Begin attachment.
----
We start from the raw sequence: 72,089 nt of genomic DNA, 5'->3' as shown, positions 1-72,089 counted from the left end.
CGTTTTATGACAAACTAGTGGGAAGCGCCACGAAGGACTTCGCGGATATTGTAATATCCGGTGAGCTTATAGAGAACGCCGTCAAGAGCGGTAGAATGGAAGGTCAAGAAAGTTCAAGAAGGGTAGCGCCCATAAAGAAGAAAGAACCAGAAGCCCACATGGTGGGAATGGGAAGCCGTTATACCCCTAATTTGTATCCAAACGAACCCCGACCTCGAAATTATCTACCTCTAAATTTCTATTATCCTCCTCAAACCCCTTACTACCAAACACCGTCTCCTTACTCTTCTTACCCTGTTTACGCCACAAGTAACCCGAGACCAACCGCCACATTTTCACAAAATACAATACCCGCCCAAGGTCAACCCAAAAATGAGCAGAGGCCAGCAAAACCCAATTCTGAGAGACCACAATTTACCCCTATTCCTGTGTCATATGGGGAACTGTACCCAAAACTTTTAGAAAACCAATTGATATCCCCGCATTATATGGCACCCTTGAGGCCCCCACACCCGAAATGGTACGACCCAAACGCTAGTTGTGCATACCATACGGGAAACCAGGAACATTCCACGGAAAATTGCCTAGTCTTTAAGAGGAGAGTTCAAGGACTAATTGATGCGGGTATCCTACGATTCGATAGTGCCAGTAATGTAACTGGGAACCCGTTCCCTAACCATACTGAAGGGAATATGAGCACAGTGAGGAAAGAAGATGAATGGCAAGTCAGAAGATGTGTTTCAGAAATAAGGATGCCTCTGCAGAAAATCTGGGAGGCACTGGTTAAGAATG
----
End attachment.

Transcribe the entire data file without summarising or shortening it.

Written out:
We start from the raw sequence: 72,089 nt of genomic DNA, 5'->3' as shown, positions 1-72,089 counted from the left end.
CGTTTTATGACAAACTAGTGGGAAGCGCCACGAAGGACTTCGCGGATATTGTAATATCCGGTGAGCTTATAGAGAACGCCGTCAAGAGCGGTAGAATGGAAGGTCAAGAAAGTTCAAGAAGGGTAGCGCCCATAAAGAAGAAAGAACCAGAAGCCCACATGGTGGGAATGGGAAGCCGTTATACCCCTAATTTGTATCCAAACGAACCCCGACCTCGAAATTATCTACCTCTAAATTTCTATTATCCTCCTCAAACCCCTTACTACCAAACACCGTCTCCTTACTCTTCTTACCCTGTTTACGCCACAAGTAACCCGAGACCAACCGCCACATTTTCACAAAATACAATACCCGCCCAAGGTCAACCCAAAAATGAGCAGAGGCCAGCAAAACCCAATTCTGAGAGACCACAATTTACCCCTATTCCTGTGTCATATGGGGAACTGTACCCAAAACTTTTAGAAAACCAATTGATATCCCCGCATTATATGGCACCCTTGAGGCCCCCACACCCGAAATGGTACGACCCAAACGCTAGTTGTGCATACCATACGGGAAACCAGGAACATTCCACGGAAAATTGCCTAGTCTTTAAGAGGAGAGTTCAAGGACTAATTGATGCGGGTATCCTACGATTCGATAGTGCCAGTAATGTAACTGGGAACCCGTTCCCTAACCATACTGAAGGGAATATGAGCACAGTGAGGAAAGAAGATGAATGGCAAGTCAGAAGATGTGTTTCAGAAATAAGGATGCCTCTGCAGAAAATCTGGGAGGCACTGGTTAAGAATG